“I am so proud of what we are doing. And oh, my God, there is so much more to do.”

Karen Fiumara, vice president for patient safety at Brigham and Women’s Hospital

Today, amid a flood of research that names racism outright and directly ties racism to health disparities, the heart failure study seems almost tame. But last year, the two physicians wrote an article saying they planned a pilot program to place digital flags in the software clinicians use to issue treatment instructions, reminding them of inequities in admissions to the cardiac unit and making such care the default for all heart patients unless there is a specific reason it’s not needed or the patient might be better served on a general care floor. The idea was derided by conservative commentators, prompting a backlash among right-wing groups. The two physicians were targeted on social media — and even needed personal security — while protesters gathered outside the hospital claiming the doctors were “anti white.”

Nothing could be further from the truth, said Mate. “There’s this sense that one person’s gain is another person’s loss but all indications suggest the opposite, that when we work on improved care for the most marginalized communities, we build better systems of care for everyone.” The data on whether interventions are working to narrow the cardiac-care disparity look promising but have yet to be formally analyzed, Wispelwey said.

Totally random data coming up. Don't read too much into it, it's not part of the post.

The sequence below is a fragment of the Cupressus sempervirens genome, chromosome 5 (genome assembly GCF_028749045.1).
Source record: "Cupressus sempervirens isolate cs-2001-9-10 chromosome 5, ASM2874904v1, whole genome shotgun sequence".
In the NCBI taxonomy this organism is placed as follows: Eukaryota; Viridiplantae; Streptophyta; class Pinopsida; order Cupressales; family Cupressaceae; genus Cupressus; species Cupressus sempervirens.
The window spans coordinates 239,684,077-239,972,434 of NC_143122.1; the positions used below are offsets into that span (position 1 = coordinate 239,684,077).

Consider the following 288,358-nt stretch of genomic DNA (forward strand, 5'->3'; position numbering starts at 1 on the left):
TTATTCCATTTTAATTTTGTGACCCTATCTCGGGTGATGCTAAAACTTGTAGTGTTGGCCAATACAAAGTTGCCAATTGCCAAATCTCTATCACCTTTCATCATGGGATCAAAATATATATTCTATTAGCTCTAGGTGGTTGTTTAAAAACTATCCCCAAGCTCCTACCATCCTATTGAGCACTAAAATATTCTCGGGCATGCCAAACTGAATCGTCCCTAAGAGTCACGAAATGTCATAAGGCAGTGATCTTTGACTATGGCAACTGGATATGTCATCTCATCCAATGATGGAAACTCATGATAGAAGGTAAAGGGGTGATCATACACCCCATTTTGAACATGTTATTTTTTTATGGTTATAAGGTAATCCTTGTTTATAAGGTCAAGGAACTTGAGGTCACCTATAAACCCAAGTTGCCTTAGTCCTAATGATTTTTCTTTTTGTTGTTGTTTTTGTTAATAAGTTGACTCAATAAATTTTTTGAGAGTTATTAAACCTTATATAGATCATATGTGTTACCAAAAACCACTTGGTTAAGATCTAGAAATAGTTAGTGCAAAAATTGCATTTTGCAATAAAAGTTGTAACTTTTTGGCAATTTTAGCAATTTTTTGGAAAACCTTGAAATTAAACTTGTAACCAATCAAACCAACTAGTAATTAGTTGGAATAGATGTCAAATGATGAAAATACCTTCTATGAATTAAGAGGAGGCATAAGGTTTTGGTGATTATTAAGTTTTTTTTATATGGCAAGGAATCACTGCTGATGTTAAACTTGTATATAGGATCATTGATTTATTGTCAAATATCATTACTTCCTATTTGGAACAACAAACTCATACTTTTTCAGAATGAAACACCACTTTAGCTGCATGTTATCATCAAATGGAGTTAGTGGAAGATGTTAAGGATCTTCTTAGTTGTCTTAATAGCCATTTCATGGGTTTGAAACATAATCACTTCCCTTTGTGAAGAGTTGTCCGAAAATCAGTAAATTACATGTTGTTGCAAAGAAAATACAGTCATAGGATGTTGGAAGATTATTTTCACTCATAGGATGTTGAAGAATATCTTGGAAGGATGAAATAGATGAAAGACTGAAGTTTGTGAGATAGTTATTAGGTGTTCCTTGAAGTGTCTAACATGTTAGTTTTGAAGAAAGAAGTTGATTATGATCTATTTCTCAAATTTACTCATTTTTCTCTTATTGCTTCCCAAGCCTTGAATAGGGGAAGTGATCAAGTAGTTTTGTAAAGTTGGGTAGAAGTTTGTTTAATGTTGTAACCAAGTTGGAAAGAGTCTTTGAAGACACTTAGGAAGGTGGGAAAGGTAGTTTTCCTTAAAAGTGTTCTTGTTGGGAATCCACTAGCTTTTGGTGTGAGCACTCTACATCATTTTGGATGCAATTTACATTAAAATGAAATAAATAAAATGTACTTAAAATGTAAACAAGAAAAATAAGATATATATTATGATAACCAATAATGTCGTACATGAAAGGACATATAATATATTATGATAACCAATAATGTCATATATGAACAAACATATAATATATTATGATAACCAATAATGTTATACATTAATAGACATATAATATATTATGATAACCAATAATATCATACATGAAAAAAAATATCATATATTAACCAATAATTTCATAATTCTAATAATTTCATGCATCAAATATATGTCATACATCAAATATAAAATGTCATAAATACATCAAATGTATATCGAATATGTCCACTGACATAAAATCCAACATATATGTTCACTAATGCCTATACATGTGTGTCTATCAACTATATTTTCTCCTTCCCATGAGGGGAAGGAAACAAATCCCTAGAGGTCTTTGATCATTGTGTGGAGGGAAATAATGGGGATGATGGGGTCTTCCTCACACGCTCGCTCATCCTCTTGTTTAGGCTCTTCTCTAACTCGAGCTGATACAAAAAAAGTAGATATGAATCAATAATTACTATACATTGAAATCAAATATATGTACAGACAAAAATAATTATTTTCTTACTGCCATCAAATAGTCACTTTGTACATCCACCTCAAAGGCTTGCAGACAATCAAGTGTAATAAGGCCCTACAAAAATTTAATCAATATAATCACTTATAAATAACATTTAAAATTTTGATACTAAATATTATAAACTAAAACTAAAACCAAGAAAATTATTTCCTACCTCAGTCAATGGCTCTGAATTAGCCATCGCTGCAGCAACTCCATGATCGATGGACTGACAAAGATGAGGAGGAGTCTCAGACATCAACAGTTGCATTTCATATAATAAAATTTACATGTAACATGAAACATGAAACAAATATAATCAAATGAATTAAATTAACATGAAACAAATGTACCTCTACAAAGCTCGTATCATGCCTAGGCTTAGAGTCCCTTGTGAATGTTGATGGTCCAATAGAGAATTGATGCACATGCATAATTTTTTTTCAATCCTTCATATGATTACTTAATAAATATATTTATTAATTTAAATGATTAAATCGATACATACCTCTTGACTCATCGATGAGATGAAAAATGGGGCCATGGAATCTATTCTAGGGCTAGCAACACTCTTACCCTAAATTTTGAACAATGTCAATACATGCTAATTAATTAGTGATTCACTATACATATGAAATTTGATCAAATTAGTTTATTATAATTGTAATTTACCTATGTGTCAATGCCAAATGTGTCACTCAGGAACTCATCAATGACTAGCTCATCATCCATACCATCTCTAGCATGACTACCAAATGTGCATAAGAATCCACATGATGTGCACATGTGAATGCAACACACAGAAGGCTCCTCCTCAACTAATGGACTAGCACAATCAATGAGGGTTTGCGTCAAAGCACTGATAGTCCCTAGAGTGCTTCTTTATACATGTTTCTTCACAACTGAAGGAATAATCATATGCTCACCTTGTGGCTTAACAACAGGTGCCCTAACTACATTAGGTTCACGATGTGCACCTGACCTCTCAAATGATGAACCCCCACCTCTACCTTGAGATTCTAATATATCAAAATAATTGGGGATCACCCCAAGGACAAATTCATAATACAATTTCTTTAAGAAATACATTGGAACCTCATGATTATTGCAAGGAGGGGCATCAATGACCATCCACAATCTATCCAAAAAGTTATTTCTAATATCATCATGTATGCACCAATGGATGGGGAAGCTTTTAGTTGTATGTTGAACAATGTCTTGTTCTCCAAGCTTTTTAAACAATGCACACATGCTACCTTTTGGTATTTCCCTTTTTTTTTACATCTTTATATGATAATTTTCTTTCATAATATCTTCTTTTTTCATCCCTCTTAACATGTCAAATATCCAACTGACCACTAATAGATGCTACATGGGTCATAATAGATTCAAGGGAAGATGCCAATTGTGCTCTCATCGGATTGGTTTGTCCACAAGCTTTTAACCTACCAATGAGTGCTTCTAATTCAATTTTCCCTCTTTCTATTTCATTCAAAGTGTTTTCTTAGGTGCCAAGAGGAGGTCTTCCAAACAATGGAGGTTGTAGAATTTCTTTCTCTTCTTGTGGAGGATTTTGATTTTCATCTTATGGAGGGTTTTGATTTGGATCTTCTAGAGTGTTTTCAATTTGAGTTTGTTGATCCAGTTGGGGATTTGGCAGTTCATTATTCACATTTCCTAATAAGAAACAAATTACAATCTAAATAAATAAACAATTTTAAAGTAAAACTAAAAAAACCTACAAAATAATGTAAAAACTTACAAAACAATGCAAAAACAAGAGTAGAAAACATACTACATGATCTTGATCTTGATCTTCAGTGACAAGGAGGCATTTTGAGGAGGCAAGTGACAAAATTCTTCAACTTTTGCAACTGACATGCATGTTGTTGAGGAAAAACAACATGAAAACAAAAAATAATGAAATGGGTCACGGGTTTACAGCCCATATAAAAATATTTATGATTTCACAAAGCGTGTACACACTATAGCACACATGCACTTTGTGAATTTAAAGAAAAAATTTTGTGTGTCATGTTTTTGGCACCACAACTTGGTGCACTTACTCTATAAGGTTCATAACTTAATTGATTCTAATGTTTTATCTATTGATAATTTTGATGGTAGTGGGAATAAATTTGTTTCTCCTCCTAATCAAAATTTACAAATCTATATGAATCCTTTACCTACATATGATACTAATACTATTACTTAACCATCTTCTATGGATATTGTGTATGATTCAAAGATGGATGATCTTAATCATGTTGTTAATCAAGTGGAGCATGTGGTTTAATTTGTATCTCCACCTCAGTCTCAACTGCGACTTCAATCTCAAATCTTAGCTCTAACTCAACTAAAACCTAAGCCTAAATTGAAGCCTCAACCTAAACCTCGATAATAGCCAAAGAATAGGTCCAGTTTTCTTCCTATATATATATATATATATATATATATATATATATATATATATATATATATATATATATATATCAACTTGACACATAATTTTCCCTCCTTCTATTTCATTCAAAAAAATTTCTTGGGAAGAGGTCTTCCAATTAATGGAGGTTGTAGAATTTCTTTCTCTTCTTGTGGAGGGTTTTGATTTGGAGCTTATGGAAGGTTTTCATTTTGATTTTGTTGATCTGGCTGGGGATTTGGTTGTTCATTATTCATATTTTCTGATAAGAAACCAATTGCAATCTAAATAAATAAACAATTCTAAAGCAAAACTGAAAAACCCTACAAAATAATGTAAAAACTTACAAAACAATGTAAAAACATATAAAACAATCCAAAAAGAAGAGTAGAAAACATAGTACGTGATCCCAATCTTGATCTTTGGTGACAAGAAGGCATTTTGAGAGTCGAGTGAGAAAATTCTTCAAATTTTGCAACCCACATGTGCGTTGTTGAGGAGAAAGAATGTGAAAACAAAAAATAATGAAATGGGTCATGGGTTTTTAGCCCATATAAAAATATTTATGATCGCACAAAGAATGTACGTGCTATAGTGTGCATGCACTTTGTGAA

The protests caught the physicians, and the hospital, by surprise. “Our thinking was this was not a particularly radical piece,” said Morse. Indeed, even the American Medical Association, considered a politically conservative group, has an ambitious plan to embed racial justice into medicine to improve health equity. Many other health systems are on a similar path. If anything, Morse said, the outpouring of support the two received from other physicians “became a community-building experience.”

While the protest was highly public and uncomfortable, it wasn’t a major challenge to their work. A bigger challenge, as Morse and Wispelwey learned in 2018 — and as the rest of the Brigham would learn as they tried to implement antiracist policies after 2020 — came not from external forces and critics, but from fellow physicians who resisted calls for change.